The first 59 participants in the 23rd Biennale of Sydney (2022) have been announced. The title of this major international contemporary art event, which will be open to the public from 12 March to 13 June 2022, is rīvus, meaning ‘stream’ in Latin.
Situated along the waterways of the Gadigal and Burramattagal people, the Biennale of Sydney in 2022 will be articulated through a series of conceptual wetlands and imagined ecosystems populated by artworks, public programs, experiments, research and activisms, following the currents of meandering tributaries that expand into a delta of interrelated ideas.
Those invited to take part in the Biennale will be known as ‘participants’ rather than ‘artists’, reflecting their diverse talents, skills, practices and modes of being that extend beyond the realm of the visual arts. The participants were announced live across six continents and 33 countries such as Cameroon, Cuba, Venezuela, Slovenia, Taiwan, Tonga and the Netherlands. While the locations for the 23rd Biennale of Sydney will be announced later this year, for the first time, The Cutaway, a cultural venue situated in Barangaroo Reserve on Sydney’s magnificent harbour, will be included.
In a panel discussion facilitated by First Nations journalist Rachael Hocking, the team of curators developing and realising the Biennale of Sydney in 2022 – The Curatorium – spoke of waterways as dynamic living systems with varying degrees of political agency.
Indigenous knowledge has long understood non-human entities as living ancestral beings with a right to life that must be protected.
The Curatorium said: ‘Indigenous knowledge has long understood non-human entities as living ancestral beings with a right to life that must be protected. But only recently have some plants, mountains and bodies of water been granted legal personhood. If we can recognise that a river has a voice, what might they say?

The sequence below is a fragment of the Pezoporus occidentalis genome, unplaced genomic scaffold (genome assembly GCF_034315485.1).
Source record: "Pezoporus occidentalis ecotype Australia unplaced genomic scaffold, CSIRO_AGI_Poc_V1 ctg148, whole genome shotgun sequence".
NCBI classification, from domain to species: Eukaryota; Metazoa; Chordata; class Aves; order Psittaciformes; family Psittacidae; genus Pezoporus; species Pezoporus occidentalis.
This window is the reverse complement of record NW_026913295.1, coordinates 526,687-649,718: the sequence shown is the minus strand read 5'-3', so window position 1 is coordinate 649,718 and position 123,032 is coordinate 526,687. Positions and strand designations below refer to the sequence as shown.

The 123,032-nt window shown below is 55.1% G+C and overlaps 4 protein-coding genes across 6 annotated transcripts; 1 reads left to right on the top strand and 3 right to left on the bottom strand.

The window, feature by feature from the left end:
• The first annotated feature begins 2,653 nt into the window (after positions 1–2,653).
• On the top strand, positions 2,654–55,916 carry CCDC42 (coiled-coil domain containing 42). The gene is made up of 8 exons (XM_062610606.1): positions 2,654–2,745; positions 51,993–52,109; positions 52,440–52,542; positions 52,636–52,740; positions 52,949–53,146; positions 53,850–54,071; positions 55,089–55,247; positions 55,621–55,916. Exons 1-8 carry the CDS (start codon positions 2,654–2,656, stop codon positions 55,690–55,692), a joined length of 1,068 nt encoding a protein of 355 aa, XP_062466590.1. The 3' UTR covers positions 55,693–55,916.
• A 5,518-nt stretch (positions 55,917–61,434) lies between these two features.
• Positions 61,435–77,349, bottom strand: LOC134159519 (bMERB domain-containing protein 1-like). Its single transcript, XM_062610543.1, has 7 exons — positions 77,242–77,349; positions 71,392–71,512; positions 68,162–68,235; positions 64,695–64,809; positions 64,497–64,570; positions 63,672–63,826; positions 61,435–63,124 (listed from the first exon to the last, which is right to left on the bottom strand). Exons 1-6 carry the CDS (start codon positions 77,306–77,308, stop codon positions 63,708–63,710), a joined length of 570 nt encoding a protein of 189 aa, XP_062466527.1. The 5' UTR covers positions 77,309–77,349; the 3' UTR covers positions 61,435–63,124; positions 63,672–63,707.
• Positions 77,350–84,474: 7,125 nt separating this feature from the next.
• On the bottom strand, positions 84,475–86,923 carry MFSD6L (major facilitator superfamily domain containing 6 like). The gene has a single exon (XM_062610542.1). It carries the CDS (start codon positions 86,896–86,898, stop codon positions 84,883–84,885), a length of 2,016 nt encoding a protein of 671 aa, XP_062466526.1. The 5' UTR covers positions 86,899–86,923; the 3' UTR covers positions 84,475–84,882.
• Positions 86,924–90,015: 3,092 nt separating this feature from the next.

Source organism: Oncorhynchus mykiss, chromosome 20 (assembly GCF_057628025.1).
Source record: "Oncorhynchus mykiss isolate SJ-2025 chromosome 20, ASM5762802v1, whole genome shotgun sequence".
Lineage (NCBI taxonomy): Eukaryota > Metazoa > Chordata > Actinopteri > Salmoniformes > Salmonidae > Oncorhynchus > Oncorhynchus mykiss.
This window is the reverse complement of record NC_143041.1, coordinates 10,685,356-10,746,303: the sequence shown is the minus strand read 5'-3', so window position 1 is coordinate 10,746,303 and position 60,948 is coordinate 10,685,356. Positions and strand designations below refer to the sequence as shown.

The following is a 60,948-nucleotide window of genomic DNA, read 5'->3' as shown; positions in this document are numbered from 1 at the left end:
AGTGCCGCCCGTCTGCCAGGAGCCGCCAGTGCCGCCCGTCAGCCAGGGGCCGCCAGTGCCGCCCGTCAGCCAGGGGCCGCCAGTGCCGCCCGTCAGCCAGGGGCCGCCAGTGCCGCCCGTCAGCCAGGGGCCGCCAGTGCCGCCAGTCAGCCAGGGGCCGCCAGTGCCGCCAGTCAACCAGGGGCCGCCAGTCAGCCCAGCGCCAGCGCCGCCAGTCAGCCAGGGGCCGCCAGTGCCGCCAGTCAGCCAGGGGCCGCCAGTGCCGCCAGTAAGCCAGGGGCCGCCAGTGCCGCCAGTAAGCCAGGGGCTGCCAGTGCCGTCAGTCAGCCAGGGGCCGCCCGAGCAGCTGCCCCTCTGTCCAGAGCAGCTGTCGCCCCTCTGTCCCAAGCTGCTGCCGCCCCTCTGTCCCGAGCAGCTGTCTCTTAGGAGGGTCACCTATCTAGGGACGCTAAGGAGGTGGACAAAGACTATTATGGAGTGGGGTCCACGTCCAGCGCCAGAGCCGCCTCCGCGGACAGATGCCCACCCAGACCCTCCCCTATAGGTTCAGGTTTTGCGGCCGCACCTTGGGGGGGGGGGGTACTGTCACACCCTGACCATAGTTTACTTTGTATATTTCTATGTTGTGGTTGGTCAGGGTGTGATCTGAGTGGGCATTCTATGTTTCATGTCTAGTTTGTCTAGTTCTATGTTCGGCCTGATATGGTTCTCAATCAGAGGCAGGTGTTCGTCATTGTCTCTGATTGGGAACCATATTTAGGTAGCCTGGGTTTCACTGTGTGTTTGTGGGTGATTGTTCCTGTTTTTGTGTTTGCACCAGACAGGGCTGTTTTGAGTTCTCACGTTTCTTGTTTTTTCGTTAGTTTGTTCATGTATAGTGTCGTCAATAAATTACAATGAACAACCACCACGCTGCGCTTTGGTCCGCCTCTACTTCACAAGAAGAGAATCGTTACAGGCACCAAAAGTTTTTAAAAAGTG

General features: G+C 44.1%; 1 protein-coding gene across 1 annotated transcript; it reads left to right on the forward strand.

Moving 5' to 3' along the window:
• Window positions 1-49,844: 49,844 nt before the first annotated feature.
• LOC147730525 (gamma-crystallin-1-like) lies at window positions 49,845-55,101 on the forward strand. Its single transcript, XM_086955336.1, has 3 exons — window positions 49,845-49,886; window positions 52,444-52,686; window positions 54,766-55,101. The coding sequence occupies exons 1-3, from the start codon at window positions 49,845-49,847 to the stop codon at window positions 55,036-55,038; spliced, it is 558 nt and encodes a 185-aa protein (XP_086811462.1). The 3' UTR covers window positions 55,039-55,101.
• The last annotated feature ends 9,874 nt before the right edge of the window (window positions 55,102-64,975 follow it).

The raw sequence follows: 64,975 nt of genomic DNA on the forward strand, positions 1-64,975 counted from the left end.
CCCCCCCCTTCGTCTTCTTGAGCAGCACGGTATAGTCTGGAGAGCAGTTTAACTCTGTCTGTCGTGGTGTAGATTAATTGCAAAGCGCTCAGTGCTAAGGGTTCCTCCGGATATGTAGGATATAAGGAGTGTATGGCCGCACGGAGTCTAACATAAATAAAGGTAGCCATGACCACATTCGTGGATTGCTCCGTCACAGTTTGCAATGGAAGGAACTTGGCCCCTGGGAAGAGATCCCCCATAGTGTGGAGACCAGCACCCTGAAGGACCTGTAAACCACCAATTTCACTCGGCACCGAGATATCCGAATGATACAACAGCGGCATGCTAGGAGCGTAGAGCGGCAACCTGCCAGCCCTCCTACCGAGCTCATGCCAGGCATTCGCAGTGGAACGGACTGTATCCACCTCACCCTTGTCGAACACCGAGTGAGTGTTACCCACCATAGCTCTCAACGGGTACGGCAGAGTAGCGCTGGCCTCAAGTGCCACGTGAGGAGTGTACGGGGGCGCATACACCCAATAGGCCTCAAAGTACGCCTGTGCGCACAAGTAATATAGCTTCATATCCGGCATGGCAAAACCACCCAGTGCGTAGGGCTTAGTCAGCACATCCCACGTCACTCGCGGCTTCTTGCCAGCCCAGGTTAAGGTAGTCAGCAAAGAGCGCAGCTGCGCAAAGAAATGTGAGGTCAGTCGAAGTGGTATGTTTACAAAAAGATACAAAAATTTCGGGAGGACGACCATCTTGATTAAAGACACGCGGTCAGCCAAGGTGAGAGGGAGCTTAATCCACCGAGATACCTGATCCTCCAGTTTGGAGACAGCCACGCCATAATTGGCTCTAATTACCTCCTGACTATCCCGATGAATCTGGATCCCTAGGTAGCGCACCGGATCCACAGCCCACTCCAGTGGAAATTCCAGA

rīvus will enable aqueous beings – rivers, wetlands and other salt and freshwater ecosystems – to share a dialogue with artists, architects, designers, scientists, and communities. Considering the water ecology’s perspective raises unlikely questions: Can a river sue over psychoactive sewage? Will oysters grow teeth in aquatic revenge? What do the eels think? Are waves the ocean’s desire?’
Melissa Dubbin & Aaron S. Davidson, Delay Lines, 2019. Installation view for If the Snake (2019) at Okayama Art Summit, Okayama City, Japan. Courtesy the collection of Ishikawa Foundation, Okayama, Japan. Photograph: Ola Rindal.
Barbara Moore, Chief Executive Officer, Biennale of Sydney said: ‘Admission to the Biennale of Sydney is free for all to enjoy, with an open invitation for you to experience the most innovative contemporary art and ideas from around the world in some of Sydney’s most stunning and accessible public spaces. This edition of the Biennale will be all about our connections, and disconnections, with water, and as a result, with each other. It will be a beautiful thing to experience.’
A significant Brazilian artist of her generation and a founding member of Brazil’s Neo-Concrete movement, Lygia Pape (1927 – 2004) favoured the primacy of the viewer’s sensorial experience and its role in everyday life. Examining the artist’s unique reframing of geometry, abstraction and poetry,Tupinambá is the first solo exhibition in Los Angeles dedicated to Pape’s work.
This April, Artereal Gallery presents Catalysing Colour, an online solo exhibition of new sculptures by Yioryios Papayioryiou. Having shown his work since he graduated from Australian National University’s School of Art in 2014, this will be Yioryios fifth solo exhibition at Artereal Gallery, illustrating the upward trajectory of a fast-emerging artist.
Galerie Marian Goodman will present Theory of Colours, the third solo exhibition by Hiroshi Sugimoto in Paris. The exhibition will focus on his new body of work, Opticks. The 2018 exhibit was created by capturing the photographic transcription of colors as revealed when light passes through an optical glass prism.